When it comes to the office of the future, Polish office tenants primarily expect comfort and relaxation areas in the workplace. That is the finding of a recent study conducted by Union Investment in association with the Keralla Research Institute. The survey covered a representative sample of 150 office tenants across Poland’s seven largest office locations. 78 percent of the tenants cited generously proportioned space as their number one requirement for a modern office property. This space can be configured as an open layout, with different zones for working and relaxing, for example, or divided into separate offices for three to four people each. Either way, there is little enthusiasm in Poland for anonymous open-plan offices that focus solely on cramming in as many workstations as possible, while ignoring user comfort.
Relaxation areas boost comfort levels
In line with the desire for a spacious interior layout, two thirds of the tenants surveyed said that they also expected modern office buildings to have relaxation areas. These include quiet areas with comfortable seating, fitness areas and restaurant or café facilities, for instance. Technology such as air conditioning and ventilation systems is also considered essential for a comfortable office, along with elevated ceiling heights for a sense of space, according to 80 percent of the survey respondents. A high level of natural light in the offices is also cited as important by 73.5 percent of the tenants.
“The results of this study confirm that we are right to focus on making user comfort a priority for tenants in our existing portfolio,” said Christian Jansen, Tenant Relationship Manager Poland at Union Investment Real Estate GmbH. “At a time of tougher competition for tenants, these results are also an incentive for the entire real estate industry to think about ways of further increasing the feel-good factor for tenants without neglecting economic aspects. The impetus for innovation in the office segment is now coming from the younger generation of employees in particular, who have clear ideas about modern office spaces, and whose skills and abilities are highly sought after by employers.”
Focusing on the requirements of the younger generation
Around two thirds of companies are finding that younger employees now entering the workforce have different requirements when it comes to offices compared to their predecessors, and these are being taken into account when choosing a location. This experience is especially common in larger companies with more than 250 employees. For the younger generation, easy accessibility (83.5 percent), relaxation areas (69 percent) and on-site cycling facilities (62 percent) all rank very highly. In addition, 40 percent of the companies questioned believe that mobile apps related to the office are highly relevant for young employees. 35 percent report that young employees very much welcome events held at the office, such as inspirational talks by experts from other companies or sectors. The results demonstrate the extent to which the trend towards incorporating more amenities in an office property is being driven by the younger generation.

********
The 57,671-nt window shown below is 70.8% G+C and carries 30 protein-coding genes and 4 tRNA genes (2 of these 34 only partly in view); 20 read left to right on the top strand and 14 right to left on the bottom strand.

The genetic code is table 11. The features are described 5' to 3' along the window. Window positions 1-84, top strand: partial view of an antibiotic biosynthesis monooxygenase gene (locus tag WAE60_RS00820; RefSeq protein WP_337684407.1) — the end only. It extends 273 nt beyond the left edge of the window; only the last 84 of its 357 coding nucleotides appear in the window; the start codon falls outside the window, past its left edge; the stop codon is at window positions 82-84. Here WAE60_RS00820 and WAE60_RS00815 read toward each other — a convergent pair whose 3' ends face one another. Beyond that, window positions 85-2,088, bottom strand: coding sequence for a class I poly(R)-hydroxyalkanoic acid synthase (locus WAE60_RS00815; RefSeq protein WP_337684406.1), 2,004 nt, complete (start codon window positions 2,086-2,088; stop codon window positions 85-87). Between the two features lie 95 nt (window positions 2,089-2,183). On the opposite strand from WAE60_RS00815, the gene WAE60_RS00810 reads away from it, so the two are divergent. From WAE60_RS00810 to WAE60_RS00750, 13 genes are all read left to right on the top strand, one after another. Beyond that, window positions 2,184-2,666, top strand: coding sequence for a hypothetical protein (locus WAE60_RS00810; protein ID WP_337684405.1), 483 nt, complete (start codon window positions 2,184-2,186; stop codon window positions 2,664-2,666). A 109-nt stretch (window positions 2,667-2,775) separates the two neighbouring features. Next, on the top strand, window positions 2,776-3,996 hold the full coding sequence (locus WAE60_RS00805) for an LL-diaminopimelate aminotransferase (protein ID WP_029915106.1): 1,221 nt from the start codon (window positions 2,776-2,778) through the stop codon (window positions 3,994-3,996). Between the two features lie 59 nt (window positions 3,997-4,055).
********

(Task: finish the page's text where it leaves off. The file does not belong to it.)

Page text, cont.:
Sustainable use and good accessibility
The desire for comfort and convenience is typically accompanied by the expectation that properties should be used in a sustainable way. For 63.3 percent of the tenants surveyed, it is important for the office of the future to be easily commutable by bike and for cycling facilities to be provided on site. This finding corresponds with tenants’ general requirement that their office should be within quick and easy reach, which 62.7 percent regard as important. Interestingly, not all tenants believe that a property needs to be centrally located for it to be easily accessible. Only 40 percent of those questioned said they prefer the office to be located in the city centre. Around 30 percent actually favour a location on the outskirts, while 14 percent regard the location of the office as irrelevant as long as it has good transport links.
Warsaw and Krakow offer the best office space
From the point of view of the tenants surveyed, the office markets in Warsaw and Krakow offer the best opportunities for working in a future-ready office. Some 57 per cent of respondents state that their expectations are being met in Warsaw to a high degree. For Krakow, the figure is around 53 percent. Gdansk and Lodz come next, at 49 per cent each. Lower down the ranking are Poznan and Wroclaw, at 46 per cent and 40 per cent respectively. However, on the whole, all seven office locations perform well in the survey. It is apparent that there is a strong focus on the Warsaw office market. Here, only nine per cent state that not all of their expectations are being met. By contrast, in Gdansk, Poznan and Wroclaw the equivalent figure is around 35 percent. Viewed positively, this means that even in the lower ranking locations roughly two thirds of office users are at least satisfied with what the market has to offer.
“From an investor perspective, it’s encouraging to see that the offerings in all seven of the office markets surveyed in Poland are rated as good,” said Adam Irányi, head of Investment Management Europe II at Union Investment Real Estate GmbH. “For office properties that fail to fully meet tenant requirements, there is also the opportunity in some circumstances to add value through active asset management post-acquisition.”
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